Crystal:  Funny you mention this, my husband and I have often discussed this fact. His accent is very different from mine, in fact he barely has an accent and has lived here on the coast of NC most of his life (he's from here).  I have lived here most of mine as well but I have the accent of my parents which is from the mountains of NC, definitely more southern, but not as southern as places more in the deep south.

Roseflower Creek, 2E

Without giving anything away - what is Roseflower Creek about?
Roseflower Creek follows the short life and death of ten-year-old Lori Jean, a sensitive dreamer of a child who longs for a normal family life. When she discovers a secret her alcoholic step-father is harboring, she pays the ultimate price. Regardless of the harsh subject material, it is a very uplifting narrative. It positively celebrates the power of forgiveness.

Where did the idea for Roseflower Creek come from?
The story was inspired by a United Press article that appeared in a Georgia newspaper. The article told of a ten-year-old boy who lost his life at the hands of his mother and her boyfriend when he stole five dollars in the lunchroom. I remember thinking, “You poor little boy. It must have hurt so much.” A little voice in my head said, “Yeah it did, and the morning I died it rained.” I started from there and quickly wrote the first fifty pages of what was to become Roseflower Creek.

How much does the setting in the south play a role in Roseflower Creek, do you think it’s a book that could take place anywhere, or does it lend itself to the rural south better?
Absolutely, it could take place anywhere. I chose a southern setting as I’d been in Georgia for so many years that the locale and the chemistry of the people were most familiar to me. My publisher assumed I’d been born and bred in the south, which was quite a compliment, so I guess I got it right.

Do you plan yor books out or do you just write and see where it takes you?
I’m sort of an organic writer in that I first hear my protagonist’s voice in my head and it’s always very loud so I listen closely to what they are saying and try to determine where they’re at in their life. From there I hit the keyboard and keep going until I come to a complete stop and then I usually start an outline of what events will lead to the climax. I think of events that would naturally occur in this particular protagonist’s life and then try to think of ways to expound upon them that will have relevance to the story arc. For me it works.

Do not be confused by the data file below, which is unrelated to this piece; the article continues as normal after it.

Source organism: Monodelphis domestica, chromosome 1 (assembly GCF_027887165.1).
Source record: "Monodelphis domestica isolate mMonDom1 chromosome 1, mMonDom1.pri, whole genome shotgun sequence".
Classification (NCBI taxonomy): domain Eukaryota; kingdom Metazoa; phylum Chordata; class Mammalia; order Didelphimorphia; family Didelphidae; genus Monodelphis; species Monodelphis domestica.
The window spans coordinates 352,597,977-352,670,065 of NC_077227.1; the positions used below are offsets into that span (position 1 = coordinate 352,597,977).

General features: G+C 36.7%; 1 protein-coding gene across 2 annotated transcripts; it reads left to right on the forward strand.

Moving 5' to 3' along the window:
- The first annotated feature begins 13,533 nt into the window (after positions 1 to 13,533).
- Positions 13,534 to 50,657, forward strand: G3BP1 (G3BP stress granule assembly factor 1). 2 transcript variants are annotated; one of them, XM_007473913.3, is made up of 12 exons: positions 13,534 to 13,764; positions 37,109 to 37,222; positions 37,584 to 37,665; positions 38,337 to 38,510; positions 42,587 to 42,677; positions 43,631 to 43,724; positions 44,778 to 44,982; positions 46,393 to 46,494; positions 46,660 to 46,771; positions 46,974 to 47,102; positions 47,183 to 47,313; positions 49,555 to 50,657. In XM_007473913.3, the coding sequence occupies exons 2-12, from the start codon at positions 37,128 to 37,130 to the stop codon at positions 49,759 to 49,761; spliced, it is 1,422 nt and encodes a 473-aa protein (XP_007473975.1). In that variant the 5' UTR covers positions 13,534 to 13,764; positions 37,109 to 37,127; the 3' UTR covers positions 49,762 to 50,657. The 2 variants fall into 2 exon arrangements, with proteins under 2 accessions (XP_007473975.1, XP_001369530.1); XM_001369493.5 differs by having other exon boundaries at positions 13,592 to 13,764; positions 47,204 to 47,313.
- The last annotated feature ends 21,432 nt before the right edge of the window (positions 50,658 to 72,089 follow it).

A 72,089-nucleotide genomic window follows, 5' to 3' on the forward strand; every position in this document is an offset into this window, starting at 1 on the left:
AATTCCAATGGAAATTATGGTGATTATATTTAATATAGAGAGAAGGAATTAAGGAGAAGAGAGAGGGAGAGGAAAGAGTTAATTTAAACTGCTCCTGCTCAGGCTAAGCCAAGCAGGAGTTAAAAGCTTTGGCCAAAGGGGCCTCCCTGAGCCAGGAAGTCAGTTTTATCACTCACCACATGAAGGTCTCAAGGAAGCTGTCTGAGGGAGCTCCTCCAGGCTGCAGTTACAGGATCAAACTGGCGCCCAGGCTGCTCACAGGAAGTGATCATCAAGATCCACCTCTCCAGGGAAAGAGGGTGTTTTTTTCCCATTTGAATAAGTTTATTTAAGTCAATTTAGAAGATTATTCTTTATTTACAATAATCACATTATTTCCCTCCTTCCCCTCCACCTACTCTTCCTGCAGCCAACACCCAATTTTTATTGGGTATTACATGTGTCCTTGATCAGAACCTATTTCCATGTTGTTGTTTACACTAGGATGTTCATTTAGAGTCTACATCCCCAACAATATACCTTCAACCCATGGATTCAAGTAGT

Do you get time to read? What are your favorite types of books to read?
I try to read as much as I can. As a young teenager I read John Steinbeck’s The Grapes of Wrath. It triggered a lifelong passion for reading. Considering my favorite authors, I love anything by Elizabeth Berg. Ditto for Connie May Fowler. I enjoy Robert Morgan, Jacquelyn Mitchard, Judson Mitcham, Kay Gibbons, Earnest Gains, and Ann-Marie McDonald. Most of the books I read would be considered southern fiction, which is what I write.

What is your favorite room in your house?
The “Florida” room. It’s done in pastel shades of pink, green, cream and taupe and very relaxing. It’s the first place I head to in the morning. I read the newspaper first and then review whatever pages I have written the day before and use a red pen to make notes of the changes I feel are necessary.

What is your favorite spot to read in?
Definitely in bed! It’s my favorite time of day. My writing work is done, the household chores are done. Nothing better than curling up with a good book and being swept away.

What is your favorite snack food?
Cashew nuts. I’m wild for them. You can buy a huge can of them the size of a three pound coffee can for ten dollars at Sam’s. I once considered dropping my membership so I’d no longer be able to go get them. I was eating too many of them and it was showing up on my waist line. I couldn’t button my pants. Eventually the cashews won out.

What is your favorite season?
Fall. The air is so crisp and clean. The leaves are falling from the trees and peppering the ground with a myriad of colors. And I love the smell of burning leaves. The one thing I don’t enjoy is raking them up. So I leave that chore to my husband. We have a lot of trees in Georgia, so he spends a great deal of time out there when the leaves begin to fall.

Do you have a schedule for writing each day or do you just do it when you can?
I write in the morning each day for three to four hours, six days a week and take Sunday off. I’m convinced the way to avoid writer’s block is to keep my hands on the keyboard. Writing is like any other job in that you have to show up each day to get any work done.

Where do you do the majority of your writing?